Death toll in Brazilian floods rises to 57, thousands displaced

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RIO DE JANEIRO, May 29 (Reuters) - Over 100 people are missing or confirmed dead in Brazil, the government said on Sunday, as mudslides and major floods brought about by heavy rains tore through several urban neighborhoods in the northeastern part of the country.

It was the fourth major flooding event in five months, underlining a lack of urban planning in low-income neighborhoods throughout much of Brazil, where shantytowns are often built on hillsides prone to collapse. The destruction also comes as scientists begin to question whether abnormal rain cycles in Latin America's largest nation could be a result of climate change.

As of Sunday afternoon, 56 people had died in the northeastern state of Pernambuco and one died in the neighboring state of Alagoas, according to a message posted on Twitter by the Federal Civil Defense service, which is in charge of emergency management. Another 56 people in Pernambuco were missing.

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Between those two states, over 6,000 people had arrived at government-designated aid points and more than 7,000 were staying with friends or relatives, the Federal Civil Defense service said.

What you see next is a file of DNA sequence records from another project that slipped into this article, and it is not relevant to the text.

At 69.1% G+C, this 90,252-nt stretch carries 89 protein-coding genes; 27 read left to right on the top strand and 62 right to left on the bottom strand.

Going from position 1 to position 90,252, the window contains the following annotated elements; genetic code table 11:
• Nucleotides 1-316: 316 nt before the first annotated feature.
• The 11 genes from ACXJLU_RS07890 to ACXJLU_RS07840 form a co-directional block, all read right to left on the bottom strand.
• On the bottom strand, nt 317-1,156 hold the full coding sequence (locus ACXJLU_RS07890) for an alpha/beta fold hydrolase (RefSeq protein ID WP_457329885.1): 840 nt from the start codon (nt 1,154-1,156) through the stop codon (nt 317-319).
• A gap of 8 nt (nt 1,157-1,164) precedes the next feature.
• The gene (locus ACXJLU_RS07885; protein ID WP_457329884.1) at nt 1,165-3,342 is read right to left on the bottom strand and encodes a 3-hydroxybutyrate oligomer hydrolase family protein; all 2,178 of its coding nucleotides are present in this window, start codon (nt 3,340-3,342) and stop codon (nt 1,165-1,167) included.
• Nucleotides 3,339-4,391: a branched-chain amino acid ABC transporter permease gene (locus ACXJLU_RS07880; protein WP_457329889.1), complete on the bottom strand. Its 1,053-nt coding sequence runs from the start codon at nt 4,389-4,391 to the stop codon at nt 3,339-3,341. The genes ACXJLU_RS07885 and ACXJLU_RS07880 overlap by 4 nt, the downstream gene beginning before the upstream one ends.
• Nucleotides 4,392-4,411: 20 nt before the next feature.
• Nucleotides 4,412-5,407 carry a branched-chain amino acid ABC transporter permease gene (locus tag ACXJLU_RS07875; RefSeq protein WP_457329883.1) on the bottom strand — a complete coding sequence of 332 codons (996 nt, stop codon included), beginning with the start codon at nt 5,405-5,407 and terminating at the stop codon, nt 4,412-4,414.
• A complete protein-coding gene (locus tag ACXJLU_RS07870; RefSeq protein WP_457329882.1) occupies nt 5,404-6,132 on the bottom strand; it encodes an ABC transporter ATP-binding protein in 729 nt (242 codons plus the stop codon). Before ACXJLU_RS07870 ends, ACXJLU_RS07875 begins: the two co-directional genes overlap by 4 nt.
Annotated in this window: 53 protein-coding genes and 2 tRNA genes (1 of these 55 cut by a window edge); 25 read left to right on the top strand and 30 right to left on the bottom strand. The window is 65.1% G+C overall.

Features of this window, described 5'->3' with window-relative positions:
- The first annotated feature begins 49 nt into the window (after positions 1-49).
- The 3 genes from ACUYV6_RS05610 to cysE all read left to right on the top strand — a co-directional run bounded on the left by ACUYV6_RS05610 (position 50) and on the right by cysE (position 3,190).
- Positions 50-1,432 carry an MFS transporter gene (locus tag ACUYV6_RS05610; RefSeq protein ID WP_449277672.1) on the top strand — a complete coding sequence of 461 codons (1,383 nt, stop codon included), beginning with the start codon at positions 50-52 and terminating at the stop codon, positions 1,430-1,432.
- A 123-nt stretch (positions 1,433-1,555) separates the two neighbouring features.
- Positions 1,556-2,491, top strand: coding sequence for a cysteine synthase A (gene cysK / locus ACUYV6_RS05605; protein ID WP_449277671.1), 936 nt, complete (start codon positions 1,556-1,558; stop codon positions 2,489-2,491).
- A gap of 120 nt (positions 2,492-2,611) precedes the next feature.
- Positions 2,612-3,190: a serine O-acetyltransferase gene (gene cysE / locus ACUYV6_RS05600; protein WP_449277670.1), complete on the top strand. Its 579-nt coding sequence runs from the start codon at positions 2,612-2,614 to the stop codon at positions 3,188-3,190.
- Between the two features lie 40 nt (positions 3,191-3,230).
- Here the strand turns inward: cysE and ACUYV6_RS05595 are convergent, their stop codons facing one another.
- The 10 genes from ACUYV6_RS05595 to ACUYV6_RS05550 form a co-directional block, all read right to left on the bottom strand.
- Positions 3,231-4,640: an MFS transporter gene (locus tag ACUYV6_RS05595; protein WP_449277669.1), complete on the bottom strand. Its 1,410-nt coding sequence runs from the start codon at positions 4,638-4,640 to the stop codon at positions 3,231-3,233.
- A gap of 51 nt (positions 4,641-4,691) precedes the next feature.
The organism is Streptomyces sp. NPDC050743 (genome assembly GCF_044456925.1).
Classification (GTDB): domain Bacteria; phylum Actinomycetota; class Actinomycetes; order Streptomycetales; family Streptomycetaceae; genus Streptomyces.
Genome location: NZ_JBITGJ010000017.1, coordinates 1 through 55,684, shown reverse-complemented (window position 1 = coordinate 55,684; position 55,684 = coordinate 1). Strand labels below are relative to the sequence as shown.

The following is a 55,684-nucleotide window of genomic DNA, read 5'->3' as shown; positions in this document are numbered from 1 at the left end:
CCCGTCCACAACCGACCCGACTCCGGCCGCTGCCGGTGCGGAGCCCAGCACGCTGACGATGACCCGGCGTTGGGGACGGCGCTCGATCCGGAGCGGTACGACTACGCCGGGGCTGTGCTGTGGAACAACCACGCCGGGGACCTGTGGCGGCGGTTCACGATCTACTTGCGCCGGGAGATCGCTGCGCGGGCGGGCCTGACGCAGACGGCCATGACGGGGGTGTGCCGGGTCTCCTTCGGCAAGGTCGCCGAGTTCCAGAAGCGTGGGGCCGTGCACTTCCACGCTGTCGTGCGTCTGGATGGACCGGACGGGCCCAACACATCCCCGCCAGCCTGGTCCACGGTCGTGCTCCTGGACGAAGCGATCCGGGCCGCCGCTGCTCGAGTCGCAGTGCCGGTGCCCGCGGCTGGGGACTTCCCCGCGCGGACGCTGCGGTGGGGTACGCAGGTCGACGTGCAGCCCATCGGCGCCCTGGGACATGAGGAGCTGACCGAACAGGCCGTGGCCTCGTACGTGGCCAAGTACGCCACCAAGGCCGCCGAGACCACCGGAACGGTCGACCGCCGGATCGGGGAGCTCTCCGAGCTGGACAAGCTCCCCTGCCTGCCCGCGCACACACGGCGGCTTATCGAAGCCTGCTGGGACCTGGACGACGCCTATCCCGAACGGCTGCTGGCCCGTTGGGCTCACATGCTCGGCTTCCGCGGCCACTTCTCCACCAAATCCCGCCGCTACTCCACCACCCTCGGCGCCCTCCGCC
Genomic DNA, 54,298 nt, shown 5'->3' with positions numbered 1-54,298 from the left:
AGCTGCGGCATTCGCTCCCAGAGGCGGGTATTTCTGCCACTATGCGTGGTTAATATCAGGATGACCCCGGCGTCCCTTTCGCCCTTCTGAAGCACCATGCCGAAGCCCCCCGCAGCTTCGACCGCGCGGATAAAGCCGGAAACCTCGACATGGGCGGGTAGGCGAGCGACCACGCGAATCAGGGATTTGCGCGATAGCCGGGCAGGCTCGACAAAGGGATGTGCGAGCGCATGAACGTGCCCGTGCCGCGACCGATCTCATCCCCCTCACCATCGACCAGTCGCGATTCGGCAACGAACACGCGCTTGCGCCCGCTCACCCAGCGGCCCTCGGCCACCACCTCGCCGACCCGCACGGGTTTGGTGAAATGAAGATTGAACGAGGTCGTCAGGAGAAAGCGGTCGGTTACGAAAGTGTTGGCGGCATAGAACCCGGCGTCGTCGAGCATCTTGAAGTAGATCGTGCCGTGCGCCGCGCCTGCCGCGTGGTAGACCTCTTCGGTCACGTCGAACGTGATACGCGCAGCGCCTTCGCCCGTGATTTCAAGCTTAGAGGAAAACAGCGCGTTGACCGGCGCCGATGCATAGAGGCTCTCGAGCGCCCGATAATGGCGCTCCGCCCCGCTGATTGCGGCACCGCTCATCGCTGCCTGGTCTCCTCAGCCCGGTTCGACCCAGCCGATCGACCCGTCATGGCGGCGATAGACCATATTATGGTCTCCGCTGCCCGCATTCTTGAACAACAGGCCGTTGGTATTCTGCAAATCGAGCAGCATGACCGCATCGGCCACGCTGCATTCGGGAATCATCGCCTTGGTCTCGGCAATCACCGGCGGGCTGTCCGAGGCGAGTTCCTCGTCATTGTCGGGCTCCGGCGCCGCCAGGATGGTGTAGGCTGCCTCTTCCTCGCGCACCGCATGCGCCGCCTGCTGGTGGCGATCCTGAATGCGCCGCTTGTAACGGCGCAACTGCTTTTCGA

In a Twitter post, Brazilian President Jair Bolsonaro said he would arrive in Recife, the hard-hit capital of Pernambuco, on Monday morning.

"Our government made available, since the beginning, all means, including the armed forces, to help those who have been affected," he wrote.

In late December and early January, dozens were killed and tens of thousands displaced when rains hammered Bahia state, also located in northeastern Brazil. At least 18 died in flooding in the southeastern state of Sao Paulo later in January. In February, torrential downpours in Rio de Janeiro state killed over 230. read more

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Reporting by Gram Slattery; Editing by Daniel Wallis

Our Standards: The Thomson Reuters Trust Principles.

Thomson Reuters

Rio de Janeiro-based correspondent specializing in the oil and gas industry, as well as white-collar crime and corruption. Recent stories have shed light on criminal wrongdoing by some of the world’s largest commodity traders and revealed how organized crime groups have infiltrated Brazil’s largest fuel distributors. Previously posted in São Paulo and Santiago and has also reported extensively from Argentina and Bolivia. He was born in Massachusetts and graduated from Harvard College.